Resilience: Hope and Patience Embrace Each Other

Photo by Clever Visuals on Unsplash

“Be patient, then, brothers and sisters, until the Lord’s coming. See how the farmer waits for the land to yield it’s valuable crop, patiently waiting for the autumn and spring rains. You too, be patient and stand firm, because the Lord’s coming is near.” (James. 5:7-8)

Resignation seems to be the word that best sums up the present moment (according to sociologists). After a period of struggle and resistance has come a period of weariness and resignation. People feel disoriented, frightened, and anxious about the future.

Why? What is going wrong? Resistance (resilience) alone is not enough. It must be accompanied by patience and hope. The three form an inseparable whole. This (divine) triangle shows us not only how to hope, but also what to expect in the hour of trial.

This Christian worldview of patience is admirably described in Romans 5:3-5:

“…we also glory in our sufferings because we know that suffering produces perseverance, perseverance, character, and character, hope. And hope does not put us to shame…”

We need to learn to develop patience in trial and hope in (the times of) waiting.  Then we will discover that God can transform our adversities into opportunities.

Three words in our title: resilience, patience and hope.  They form an inseparable whole. We also add a fourth element: contentment:

  • Resilience: natural adaptation
  • Patience: bridge to acceptance
  • Contentment: supernatural acceptance
  • Hope: nourishment of patience

Walking along the beach in a nature reserve on the Spanish island of Menorca, I observed how the vegetation, both bushes and trees, was strongly sloped in one direction. The strong north wind, very typical of this part of the island, has shaped a curious and highly symbolic landscape. It was spectacular to contemplate the thick trunks of the pines bent as if they were a rubber toy. Why are there trees that split when the hurricane blows and others, on the contrary, adapt to the force of the wind by bending?  The answer is important because therein lies their ability to survive. The key word is flexibility. The more rigid a tree is – just like an object – the more likely it is to break under the effect of pressure or a strong impact. Conversely, the more flexible it is, the more it will adapt to intense pressure without breaking.

When faced with an ordeal, people are like trees: we have an adaptive capacity that allows us to resist and reorganize our lives after the impact of a traumatic experience. This “elastic” capacity is known today as resilience: the ability to recover after a trauma. A “resilient” person is like the trees of Menorca: in the face of the wind, he or she adapts.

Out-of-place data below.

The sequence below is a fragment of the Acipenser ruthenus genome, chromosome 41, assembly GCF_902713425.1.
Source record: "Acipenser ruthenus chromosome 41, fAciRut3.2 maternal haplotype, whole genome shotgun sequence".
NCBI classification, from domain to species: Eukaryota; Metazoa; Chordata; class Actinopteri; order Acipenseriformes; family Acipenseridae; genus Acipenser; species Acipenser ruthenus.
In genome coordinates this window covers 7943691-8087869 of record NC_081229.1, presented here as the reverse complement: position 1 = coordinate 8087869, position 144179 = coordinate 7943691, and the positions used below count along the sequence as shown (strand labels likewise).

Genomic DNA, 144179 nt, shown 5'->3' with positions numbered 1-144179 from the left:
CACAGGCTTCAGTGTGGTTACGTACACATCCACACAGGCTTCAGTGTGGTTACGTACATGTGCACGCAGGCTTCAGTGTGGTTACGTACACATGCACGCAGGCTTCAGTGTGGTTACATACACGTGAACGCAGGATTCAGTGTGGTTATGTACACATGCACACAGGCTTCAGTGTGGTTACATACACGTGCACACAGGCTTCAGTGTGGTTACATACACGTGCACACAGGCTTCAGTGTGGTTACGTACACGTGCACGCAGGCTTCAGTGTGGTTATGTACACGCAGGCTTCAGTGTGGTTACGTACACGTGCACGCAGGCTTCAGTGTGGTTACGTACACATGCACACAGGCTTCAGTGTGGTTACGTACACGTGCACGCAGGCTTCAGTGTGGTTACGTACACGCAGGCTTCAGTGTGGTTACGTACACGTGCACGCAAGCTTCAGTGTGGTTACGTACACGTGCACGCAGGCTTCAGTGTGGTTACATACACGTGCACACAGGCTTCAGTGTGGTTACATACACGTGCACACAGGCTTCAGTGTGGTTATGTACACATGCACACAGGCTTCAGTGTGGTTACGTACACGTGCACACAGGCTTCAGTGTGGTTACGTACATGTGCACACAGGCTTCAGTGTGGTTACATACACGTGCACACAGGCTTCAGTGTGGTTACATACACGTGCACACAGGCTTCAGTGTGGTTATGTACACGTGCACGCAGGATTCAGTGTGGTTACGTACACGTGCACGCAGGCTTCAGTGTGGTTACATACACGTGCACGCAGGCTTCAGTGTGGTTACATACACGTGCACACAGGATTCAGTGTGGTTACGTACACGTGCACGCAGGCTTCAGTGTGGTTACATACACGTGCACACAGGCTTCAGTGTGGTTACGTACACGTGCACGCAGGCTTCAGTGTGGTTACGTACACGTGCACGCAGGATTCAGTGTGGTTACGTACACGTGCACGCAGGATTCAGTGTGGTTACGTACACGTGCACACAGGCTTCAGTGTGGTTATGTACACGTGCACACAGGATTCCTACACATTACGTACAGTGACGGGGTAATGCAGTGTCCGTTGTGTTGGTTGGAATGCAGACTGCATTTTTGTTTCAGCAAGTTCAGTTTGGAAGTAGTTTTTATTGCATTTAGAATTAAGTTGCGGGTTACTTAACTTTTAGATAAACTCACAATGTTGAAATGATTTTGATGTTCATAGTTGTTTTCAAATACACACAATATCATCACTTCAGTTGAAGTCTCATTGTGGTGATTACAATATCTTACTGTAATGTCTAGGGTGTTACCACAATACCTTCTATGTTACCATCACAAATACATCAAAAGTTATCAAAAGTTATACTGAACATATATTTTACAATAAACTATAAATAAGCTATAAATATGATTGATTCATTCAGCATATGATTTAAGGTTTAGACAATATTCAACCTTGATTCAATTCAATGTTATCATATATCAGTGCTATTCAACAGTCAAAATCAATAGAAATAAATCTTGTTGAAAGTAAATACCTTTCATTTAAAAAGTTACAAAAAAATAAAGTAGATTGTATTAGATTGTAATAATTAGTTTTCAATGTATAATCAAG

Here we are today: there has been adaptation to the onslaught of the pandemic. This is the current momentum. But resilience alone is not enough in human beings. If it is not accompanied by something else, it can end in resignation, stoicism at best, or fatalism, bitterness, and nihilism at worst.

Resilience is necessary, but not sufficient. It is based on a materialistic, evolutionary concept of the human being. In fact, the original word comes from metallurgy and physics.  It was only later that it was applied to human behaviour (Boris Cyrulnik). It is no coincidence that today this concept has become fashionable without critical discrimination: it fits well with the way of thinking, the worldview of the world that is based on a materialistic anthropology. People need more than resilience because we are more than trees or metals.

Beyond resilience we must develop patience. Patience is the emotional and spiritual ingredient that distinguishes us from animals and objects when facing a trauma. If resilience is an instinctive reaction, patience is the distinctive reaction of humans in the ordeal. It is also the bridge to acceptance.

We need to understand the concept well because people associate patience with resignation (the stoic concept is not the Christian one). The idea of patience in the Bible is so rich that it requires two complementary words.

  • Perseverance: to persist
  • Strength of mind: to resist

“May the Lord direct your hearts into God’s love and Christ’s perseverance.” (2 Thess. 3:5). If love defines the essence of God, patience defines the character of Christ. 

Patience is strength of mind: Resist
The word used in the original makrothumia is active and positive, a far cry from the popular (Stoic) idea of patience. It literally means “great courage”. It alludes to a strong, resilient spirit, which remains steadfast in adversity. This patience does not give up, does not give in to difficult circumstances. It is the opposite of a cowardly, faint-hearted person, who “drowns in a glass of water”.

It is far removed from an attitude of resignation, a conformism that is born of impotence and leads to fatalism. On the contrary, Christian patience, fruit of the Holy Spirit, does not resign but struggles, does not crumble but affirms itself in the face of adversity, is not passive but actively searches for ways out.